Long ago, in a land far away, I was once a queen.
I come from a long line of queens, actually. My mother was a rodeo queen and Miss Malibu (don’t you just love the sound of that? Miss Malibuuuuu) and my aunt was BYU’s Homecoming Queen. My other aunts and sisters were all royalty of one sort or another, and my nieces are carrying on the tradition. My claim to fame was that I was Miss Ricks College.
Wait. You’ve never heard of Ricks College?
That is because they changed their name. Now it is BYU-Idaho. It is a lot bigger, and more glorious. And they don’t do pageants.
But that is okay, because I was also Idaho’s Jr. Miss.
Oh . . . you’ve never heard of that either?
That is because they don’t call it Jr. Miss anymore. It is “Distinguished Young Woman.”
Yes, it is sad to say, but although I was royal for two moments in my life it doesn’t even matter since both titles are now obsolete. Not even my kids are impressed. In fact, they know very little about how amazing I used to be. Here is a recent example.
Me: (Singing Maria from West Side Story in the kitchen) Maria, I just met a girl named Maria…
Dan: Mom, please stop singing.
Me: Why not? Don’t you like this song?
Dan: I don’t like your voice.
Me: Oh. Am I a bad singer?
Me: Danny, did you know that I am actually a very good singer? And that I used to sing in front of thousands of people? And when I was finished they would clap?
Dan: (with doubtful expression) Really?
Me: And people gave me awards!
Dan: (even more doubtful expression) Are you sure?
Me: Yes! Okay. What if I sang something else?
Dan: Please. No more Maria music.
Me: What would you like me to sing?
Me: I’m wakin’ up to ash and dust, wipe my brow and sweat my rust . . .
Dan: (plugging his ears in agony)
Me: Am I embarrassing you?
Dan: Yes. Maybe you should whistle instead.
Me: Okay. (whistling) Is that better?
So since my talents go unappreciated and my crown is in a box, I’ve decided to auction off my crown at my upcoming family reunion (it is a family auction to raise money for future family reunions).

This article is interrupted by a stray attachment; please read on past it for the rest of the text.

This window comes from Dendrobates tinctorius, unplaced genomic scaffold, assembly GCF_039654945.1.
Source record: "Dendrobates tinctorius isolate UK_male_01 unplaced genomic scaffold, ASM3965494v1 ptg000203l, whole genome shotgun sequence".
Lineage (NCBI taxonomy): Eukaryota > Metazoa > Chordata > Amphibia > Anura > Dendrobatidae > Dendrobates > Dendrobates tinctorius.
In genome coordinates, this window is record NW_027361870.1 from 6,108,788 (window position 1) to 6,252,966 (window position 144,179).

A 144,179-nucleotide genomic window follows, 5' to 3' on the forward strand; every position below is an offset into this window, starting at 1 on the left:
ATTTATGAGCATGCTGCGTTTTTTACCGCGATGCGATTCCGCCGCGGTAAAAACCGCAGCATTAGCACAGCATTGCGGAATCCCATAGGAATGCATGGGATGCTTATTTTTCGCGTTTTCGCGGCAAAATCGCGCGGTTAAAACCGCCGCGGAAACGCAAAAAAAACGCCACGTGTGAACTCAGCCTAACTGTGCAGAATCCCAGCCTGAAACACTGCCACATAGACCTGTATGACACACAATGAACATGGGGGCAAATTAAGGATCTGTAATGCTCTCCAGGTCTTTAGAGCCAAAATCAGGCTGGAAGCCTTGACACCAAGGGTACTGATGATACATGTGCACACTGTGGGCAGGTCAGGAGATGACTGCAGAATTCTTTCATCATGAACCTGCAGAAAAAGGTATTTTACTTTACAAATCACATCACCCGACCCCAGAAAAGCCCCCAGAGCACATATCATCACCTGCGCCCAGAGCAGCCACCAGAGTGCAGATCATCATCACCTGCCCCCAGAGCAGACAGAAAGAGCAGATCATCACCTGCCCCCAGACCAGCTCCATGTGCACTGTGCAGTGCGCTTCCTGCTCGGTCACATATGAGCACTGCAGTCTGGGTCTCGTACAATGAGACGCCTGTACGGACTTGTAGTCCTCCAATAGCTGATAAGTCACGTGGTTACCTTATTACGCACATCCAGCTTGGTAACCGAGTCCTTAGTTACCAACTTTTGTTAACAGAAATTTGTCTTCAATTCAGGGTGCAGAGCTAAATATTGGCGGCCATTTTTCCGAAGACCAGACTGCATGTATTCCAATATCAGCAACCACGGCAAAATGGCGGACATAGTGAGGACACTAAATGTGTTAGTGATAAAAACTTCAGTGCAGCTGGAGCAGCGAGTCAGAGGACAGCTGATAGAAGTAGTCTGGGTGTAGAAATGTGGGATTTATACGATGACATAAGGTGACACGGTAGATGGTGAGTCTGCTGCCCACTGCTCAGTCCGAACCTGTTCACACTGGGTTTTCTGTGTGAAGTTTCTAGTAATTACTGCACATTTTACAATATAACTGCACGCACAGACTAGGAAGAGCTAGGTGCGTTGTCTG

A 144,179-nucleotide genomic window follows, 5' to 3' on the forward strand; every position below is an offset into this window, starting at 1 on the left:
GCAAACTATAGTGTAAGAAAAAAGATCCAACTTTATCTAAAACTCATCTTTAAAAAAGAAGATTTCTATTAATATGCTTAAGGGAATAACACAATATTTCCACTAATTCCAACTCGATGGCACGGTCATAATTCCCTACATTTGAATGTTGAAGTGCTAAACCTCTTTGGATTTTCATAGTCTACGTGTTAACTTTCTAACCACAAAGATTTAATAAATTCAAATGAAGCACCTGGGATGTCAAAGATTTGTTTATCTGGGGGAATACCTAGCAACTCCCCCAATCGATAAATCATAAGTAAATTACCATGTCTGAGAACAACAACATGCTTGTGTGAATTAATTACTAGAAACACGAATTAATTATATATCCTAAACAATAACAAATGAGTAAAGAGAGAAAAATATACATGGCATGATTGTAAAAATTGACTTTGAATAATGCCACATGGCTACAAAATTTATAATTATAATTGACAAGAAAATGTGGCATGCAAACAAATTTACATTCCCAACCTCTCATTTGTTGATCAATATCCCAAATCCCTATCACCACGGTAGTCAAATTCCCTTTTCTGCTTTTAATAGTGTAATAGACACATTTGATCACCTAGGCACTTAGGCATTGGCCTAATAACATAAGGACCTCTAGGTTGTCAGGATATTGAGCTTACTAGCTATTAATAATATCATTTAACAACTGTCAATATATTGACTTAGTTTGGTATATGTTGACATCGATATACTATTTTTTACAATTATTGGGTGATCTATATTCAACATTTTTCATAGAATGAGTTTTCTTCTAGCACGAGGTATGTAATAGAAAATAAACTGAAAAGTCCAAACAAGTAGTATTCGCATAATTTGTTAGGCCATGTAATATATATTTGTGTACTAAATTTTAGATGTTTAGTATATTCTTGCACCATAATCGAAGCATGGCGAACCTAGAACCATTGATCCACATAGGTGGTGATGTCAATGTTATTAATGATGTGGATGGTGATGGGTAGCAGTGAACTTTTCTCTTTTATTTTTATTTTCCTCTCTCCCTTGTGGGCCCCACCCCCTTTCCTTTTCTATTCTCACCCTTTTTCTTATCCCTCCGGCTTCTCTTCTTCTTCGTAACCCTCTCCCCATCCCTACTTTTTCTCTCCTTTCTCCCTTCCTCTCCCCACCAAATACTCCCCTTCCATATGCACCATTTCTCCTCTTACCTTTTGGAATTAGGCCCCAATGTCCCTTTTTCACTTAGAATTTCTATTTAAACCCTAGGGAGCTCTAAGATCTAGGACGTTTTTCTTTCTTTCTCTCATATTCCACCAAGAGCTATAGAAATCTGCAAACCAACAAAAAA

Still, when I take it out of the box, I remember those big, shining moments on stage, singing into the hot lights, making my parents proud. Especially my dad. When I became Homecoming Queen my dad bought a new suit just so he could walk me out on to the football field.
It drove my mom crazy when she and my father would watch me perform because my dad did not watch me, instead he turned around in his seat with a big smile on his face, preferring to watch the people behind him, while they watched me.
But times have changed. I found this illustration in a magazine when my girls were babies and it has hung in my kitchen ever since.
I love it because my children are my crown now.
And now, as my children get older and more proficient in their own talents, it is me that is turning around in my seat, watching the audience watch my kids.
When I was a teenager my heart would beat like a hammer before performances. But now, as I watch my children perform my heart doesn’t just beat. It leaps out of my chest. It swells. It is painful and glorious at the same time.
I much prefer watching now.
I guess I could wear my crown when I do dishes or vacuum. Maybe I should wear it when I drive The Great Van of Happiness. I could wave at other drivers. Howdy, folks.
They say that every girl is a princess, so it stands to reason that every woman must be a queen. So how come no one ever says that?
Well I’m saying it. We are all queens. Queens of our homes. Queens to our husbands. Queens of our families. Queens of our lives.
So maybe at the auction I might just buy my crown back.
You’ll know if you drive up next to me and see me waving at you from my van.